Newspaper-TV Marriage Shows Signs of Strain
Thursday, January 11, 2007
At the Washington bureau of the Belo newspaper chain, two veteran television reporters whose stories appeared on Belo's 19 broadcast stations were laid off and are to be replaced by videographers who will shoot digital video for the Web sites of Belo's 11 newspapers, including the Dallas Morning News.
Last week, the New York Times Co. sold its nine TV stations for nearly $600 million, months after it left its partnership with Discovery Communications on a joint TV channel.
Tribune Co., which has 11 newspapers and 24 broadcast stations and has put itself up for sale, has found tepid interest from bidders to buy the company and is considering spinning off the TV stations.
And Tuesday, executives at E.W. Scripps, which owns 19 newspapers and 10 TV stations, said it might consider splitting off its newspaper division as a separate company.
Television once was a coveted partner of newspapers. Executives talked of synergy between the two media, with newspaper reporters broadcasting their expertise on television, and TV stations providing a wider reach for the print brand. The high profit earned by TV stations, as much as 40 percent during years when the stations are fattened by political advertising, was seen as crucial to the bottom lines of newspaper companies.
In 2000, Times Co. Chairman Arthur Sulzberger Jr. said: "From a business perspective, we will not achieve the financial success that can be ours without entering the world of television."
But last year, when the Times exited its partnership with Discovery -- Times reporters narrated cable TV documentaries on topics such as al-Qaeda -- Sulzberger said the company saw the future of video in short form and on the Web, as opposed to long form and on television.
When Tribune bought Times Mirror in 2000, the new company had newspapers and TV stations in several large markets, including the top three. The company lobbied for and anticipated a repeal of the Federal Communications Commission's ban on one company owning a newspaper and TV station in the same city and looked to expand its holdings. The ban is still in place, however, and the expected advertising synergies have not been achieved, the company has acknowledged.
Even though TV stations still are profitable, they no longer enjoy the dominance they did in days before cable and the Internet. And in many places, the newspaper and television cultures never meshed.
"It was a failed experiment," said Tom Ackerman, one of the Belo TV reporters let go. "There were great aspirations, but it was never followed through. It was a mismatch: The [Belo] bureau served 17 television markets, and the newspaper people only worked for the Dallas Morning News. It was not really seen as an asset [for newspaper journalists] to be put on the air anywhere but Dallas."
Television has not provided the hoped-for advertising relationships, either. Increasingly, newspapers are turning instead to the Web to help them land national advertisers. In early December, Gannett said it was working out a partnership with Tribune and McClatchy that would let advertisers one-stop shop to place ads in the 132 papers owned by the three chains. The announcement was reported Wednesday in the Wall Street Journal.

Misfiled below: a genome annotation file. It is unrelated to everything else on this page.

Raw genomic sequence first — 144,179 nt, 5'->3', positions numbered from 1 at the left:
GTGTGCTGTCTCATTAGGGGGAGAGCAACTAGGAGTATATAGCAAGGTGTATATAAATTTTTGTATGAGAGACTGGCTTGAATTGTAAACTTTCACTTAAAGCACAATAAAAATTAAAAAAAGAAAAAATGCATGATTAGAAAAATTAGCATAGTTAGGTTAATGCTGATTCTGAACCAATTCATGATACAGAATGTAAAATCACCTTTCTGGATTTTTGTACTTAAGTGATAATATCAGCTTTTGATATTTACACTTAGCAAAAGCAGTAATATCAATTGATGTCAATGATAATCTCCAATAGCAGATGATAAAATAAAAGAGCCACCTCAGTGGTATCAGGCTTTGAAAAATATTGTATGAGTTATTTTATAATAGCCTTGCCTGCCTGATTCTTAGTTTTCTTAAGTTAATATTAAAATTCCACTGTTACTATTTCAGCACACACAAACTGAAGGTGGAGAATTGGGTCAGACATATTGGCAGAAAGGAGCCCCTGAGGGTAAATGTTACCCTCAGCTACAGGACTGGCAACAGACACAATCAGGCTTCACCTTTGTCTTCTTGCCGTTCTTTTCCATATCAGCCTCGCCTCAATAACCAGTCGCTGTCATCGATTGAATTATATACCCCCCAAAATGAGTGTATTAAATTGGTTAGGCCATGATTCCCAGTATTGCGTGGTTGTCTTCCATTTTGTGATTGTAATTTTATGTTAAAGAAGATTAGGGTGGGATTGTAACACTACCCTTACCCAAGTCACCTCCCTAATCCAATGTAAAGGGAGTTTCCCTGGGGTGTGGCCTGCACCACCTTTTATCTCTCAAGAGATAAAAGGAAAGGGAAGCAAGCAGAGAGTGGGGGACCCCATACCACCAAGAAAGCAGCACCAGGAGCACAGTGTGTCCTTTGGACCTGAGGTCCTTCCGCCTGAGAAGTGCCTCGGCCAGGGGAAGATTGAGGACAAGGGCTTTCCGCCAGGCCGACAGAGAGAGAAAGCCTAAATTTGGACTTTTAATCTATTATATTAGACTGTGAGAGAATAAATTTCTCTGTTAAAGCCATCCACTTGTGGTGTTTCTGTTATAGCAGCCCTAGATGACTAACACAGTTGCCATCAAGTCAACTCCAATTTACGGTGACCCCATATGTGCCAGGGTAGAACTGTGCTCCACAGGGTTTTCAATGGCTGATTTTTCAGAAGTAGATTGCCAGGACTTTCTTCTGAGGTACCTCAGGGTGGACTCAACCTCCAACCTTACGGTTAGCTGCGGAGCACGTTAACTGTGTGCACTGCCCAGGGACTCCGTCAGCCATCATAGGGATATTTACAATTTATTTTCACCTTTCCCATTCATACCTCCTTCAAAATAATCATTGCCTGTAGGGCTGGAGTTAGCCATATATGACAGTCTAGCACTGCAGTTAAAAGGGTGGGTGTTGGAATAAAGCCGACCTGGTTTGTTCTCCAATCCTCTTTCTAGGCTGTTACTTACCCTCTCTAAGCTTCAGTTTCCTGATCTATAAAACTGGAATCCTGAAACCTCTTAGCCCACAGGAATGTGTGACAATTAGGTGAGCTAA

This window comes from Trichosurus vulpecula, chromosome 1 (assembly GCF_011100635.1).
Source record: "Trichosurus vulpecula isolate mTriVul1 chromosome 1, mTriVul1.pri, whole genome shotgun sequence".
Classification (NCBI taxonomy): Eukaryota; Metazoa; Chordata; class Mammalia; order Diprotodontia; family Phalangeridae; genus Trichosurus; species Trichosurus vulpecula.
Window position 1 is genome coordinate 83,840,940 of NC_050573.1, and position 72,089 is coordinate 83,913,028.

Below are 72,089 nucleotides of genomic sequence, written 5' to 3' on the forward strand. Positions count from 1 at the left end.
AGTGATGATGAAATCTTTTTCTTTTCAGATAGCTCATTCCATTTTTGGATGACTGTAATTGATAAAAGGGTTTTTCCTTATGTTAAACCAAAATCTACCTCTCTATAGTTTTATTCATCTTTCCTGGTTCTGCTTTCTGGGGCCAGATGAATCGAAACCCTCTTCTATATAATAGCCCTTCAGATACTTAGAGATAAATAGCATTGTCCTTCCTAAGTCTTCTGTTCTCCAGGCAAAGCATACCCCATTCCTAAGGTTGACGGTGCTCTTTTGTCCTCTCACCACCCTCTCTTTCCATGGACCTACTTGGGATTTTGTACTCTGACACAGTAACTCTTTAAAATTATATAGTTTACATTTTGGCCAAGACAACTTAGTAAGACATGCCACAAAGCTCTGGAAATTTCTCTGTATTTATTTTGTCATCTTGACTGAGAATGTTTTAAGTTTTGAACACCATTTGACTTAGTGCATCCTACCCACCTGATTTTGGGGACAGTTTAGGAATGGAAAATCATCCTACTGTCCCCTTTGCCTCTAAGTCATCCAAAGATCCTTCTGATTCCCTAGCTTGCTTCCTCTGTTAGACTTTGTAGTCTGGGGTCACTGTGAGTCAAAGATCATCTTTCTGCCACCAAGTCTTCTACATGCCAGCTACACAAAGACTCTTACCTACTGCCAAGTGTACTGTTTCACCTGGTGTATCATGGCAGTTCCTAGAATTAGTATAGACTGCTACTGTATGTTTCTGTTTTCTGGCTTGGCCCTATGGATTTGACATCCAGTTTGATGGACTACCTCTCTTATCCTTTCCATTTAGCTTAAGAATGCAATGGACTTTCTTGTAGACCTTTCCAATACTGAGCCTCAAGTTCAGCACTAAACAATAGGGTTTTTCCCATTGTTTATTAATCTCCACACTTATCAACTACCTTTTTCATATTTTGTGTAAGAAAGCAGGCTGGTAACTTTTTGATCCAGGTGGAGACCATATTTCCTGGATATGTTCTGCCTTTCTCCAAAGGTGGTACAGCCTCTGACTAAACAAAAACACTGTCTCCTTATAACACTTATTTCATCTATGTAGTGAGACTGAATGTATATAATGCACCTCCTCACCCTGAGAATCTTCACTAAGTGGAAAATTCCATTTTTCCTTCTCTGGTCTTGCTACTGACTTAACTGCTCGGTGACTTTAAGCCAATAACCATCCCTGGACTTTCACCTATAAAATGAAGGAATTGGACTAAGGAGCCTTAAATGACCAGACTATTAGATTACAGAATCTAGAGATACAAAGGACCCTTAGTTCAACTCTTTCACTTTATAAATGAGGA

In November, seven other newspaper chains, including MediaNews Group, signed a deal with Yahoo to use the Internet portal's technology to sell ads in the group's 176 papers. The Washington Post Co., New York Times, Gannett and others are working on a similar deal with Google.
What happened to spoil the newspaper-television marriage? Mostly, the YouTube and MySpace interlopers.
Both Web sites have proven that there is a massive and growing appetite for short video of nearly any quality, be it a teenager's webcam scenes, a professionally produced TV commercial or a piece of crude animation.
Newspapers know that it is far cheaper to ask entry-level videographers to shoot digital video of a news event and post it on a Web site than to pay a TV reporter, video photographer and producer to create a three-minute news report for television. Many newspapers, including The Post, are training their reporters to shoot video with their stories. Some reporters carry video cameras and shoot video to accompany their articles when they appear on their newspaper's Web site.
Video "has proven very popular with both viewers and advertisers," Times Co. spokeswoman Catherine Mathis said.
That is the other advantage of Web video over television: On the Web, newspaper readers can easily hang their own pictures and post their own video, a la YouTube. Several newspapers, seeking to bond with their readers and become a sort of bulletin board and water cooler for their circulation area, are encouraging readers to do just that -- post homemade video of their kid with Santa, for instance.
If such content draws viewers, it can be sold to advertisers, and newspapers have achieved a sort of perpetual-motion machine: cost-free content that can support advertising -- in short, nearly pure profit.